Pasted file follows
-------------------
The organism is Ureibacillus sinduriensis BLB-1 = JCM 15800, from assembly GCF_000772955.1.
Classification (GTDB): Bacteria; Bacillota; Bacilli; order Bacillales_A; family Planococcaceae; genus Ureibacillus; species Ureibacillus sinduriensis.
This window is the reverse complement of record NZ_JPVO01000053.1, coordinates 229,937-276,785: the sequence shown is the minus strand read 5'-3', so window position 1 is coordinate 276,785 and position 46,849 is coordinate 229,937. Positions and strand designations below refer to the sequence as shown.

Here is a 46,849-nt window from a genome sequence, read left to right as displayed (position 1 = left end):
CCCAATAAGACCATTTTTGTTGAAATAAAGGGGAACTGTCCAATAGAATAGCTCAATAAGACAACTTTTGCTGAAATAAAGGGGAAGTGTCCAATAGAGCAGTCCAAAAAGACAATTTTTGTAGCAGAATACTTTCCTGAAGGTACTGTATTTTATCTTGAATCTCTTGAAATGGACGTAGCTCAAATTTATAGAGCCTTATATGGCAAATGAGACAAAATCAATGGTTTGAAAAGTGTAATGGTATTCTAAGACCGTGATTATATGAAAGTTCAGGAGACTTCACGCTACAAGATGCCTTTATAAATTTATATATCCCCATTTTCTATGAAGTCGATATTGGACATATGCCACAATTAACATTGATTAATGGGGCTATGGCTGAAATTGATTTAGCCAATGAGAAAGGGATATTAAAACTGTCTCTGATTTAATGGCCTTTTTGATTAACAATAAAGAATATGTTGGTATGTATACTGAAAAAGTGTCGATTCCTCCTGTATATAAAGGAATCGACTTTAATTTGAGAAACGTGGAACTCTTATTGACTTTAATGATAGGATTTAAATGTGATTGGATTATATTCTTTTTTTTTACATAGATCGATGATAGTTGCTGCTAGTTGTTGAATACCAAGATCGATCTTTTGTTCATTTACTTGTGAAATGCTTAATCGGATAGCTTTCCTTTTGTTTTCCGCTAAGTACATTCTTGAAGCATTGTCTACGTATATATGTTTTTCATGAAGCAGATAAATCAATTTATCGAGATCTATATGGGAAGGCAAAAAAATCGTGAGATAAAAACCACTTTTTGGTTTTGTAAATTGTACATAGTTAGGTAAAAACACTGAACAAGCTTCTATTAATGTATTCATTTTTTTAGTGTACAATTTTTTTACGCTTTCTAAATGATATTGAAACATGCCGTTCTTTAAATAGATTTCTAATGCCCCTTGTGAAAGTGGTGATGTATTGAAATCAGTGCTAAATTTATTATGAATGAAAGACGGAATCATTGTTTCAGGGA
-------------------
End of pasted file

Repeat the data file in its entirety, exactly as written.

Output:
The organism is Ureibacillus sinduriensis BLB-1 = JCM 15800, from assembly GCF_000772955.1.
Classification (GTDB): Bacteria; Bacillota; Bacilli; order Bacillales_A; family Planococcaceae; genus Ureibacillus; species Ureibacillus sinduriensis.
This window is the reverse complement of record NZ_JPVO01000053.1, coordinates 229,937-276,785: the sequence shown is the minus strand read 5'-3', so window position 1 is coordinate 276,785 and position 46,849 is coordinate 229,937. Positions and strand designations below refer to the sequence as shown.

Here is a 46,849-nt window from a genome sequence, read left to right as displayed (position 1 = left end):
CCCAATAAGACCATTTTTGTTGAAATAAAGGGGAACTGTCCAATAGAATAGCTCAATAAGACAACTTTTGCTGAAATAAAGGGGAAGTGTCCAATAGAGCAGTCCAAAAAGACAATTTTTGTAGCAGAATACTTTCCTGAAGGTACTGTATTTTATCTTGAATCTCTTGAAATGGACGTAGCTCAAATTTATAGAGCCTTATATGGCAAATGAGACAAAATCAATGGTTTGAAAAGTGTAATGGTATTCTAAGACCGTGATTATATGAAAGTTCAGGAGACTTCACGCTACAAGATGCCTTTATAAATTTATATATCCCCATTTTCTATGAAGTCGATATTGGACATATGCCACAATTAACATTGATTAATGGGGCTATGGCTGAAATTGATTTAGCCAATGAGAAAGGGATATTAAAACTGTCTCTGATTTAATGGCCTTTTTGATTAACAATAAAGAATATGTTGGTATGTATACTGAAAAAGTGTCGATTCCTCCTGTATATAAAGGAATCGACTTTAATTTGAGAAACGTGGAACTCTTATTGACTTTAATGATAGGATTTAAATGTGATTGGATTATATTCTTTTTTTTTACATAGATCGATGATAGTTGCTGCTAGTTGTTGAATACCAAGATCGATCTTTTGTTCATTTACTTGTGAAATGCTTAATCGGATAGCTTTCCTTTTGTTTTCCGCTAAGTACATTCTTGAAGCATTGTCTACGTATATATGTTTTTCATGAAGCAGATAAATCAATTTATCGAGATCTATATGGGAAGGCAAAAAAATCGTGAGATAAAAACCACTTTTTGGTTTTGTAAATTGTACATAGTTAGGTAAAAACACTGAACAAGCTTCTATTAATGTATTCATTTTTTTAGTGTACAATTTTTTTACGCTTTCTAAATGATATTGAAACATGCCGTTCTTTAAATAGATTTCTAATGCCCCTTGTGAAAGTGGTGATGTATTGAAATCAGTGCTAAATTTATTATGAATGAAAGACGGAATCATTGTTTCAGGGA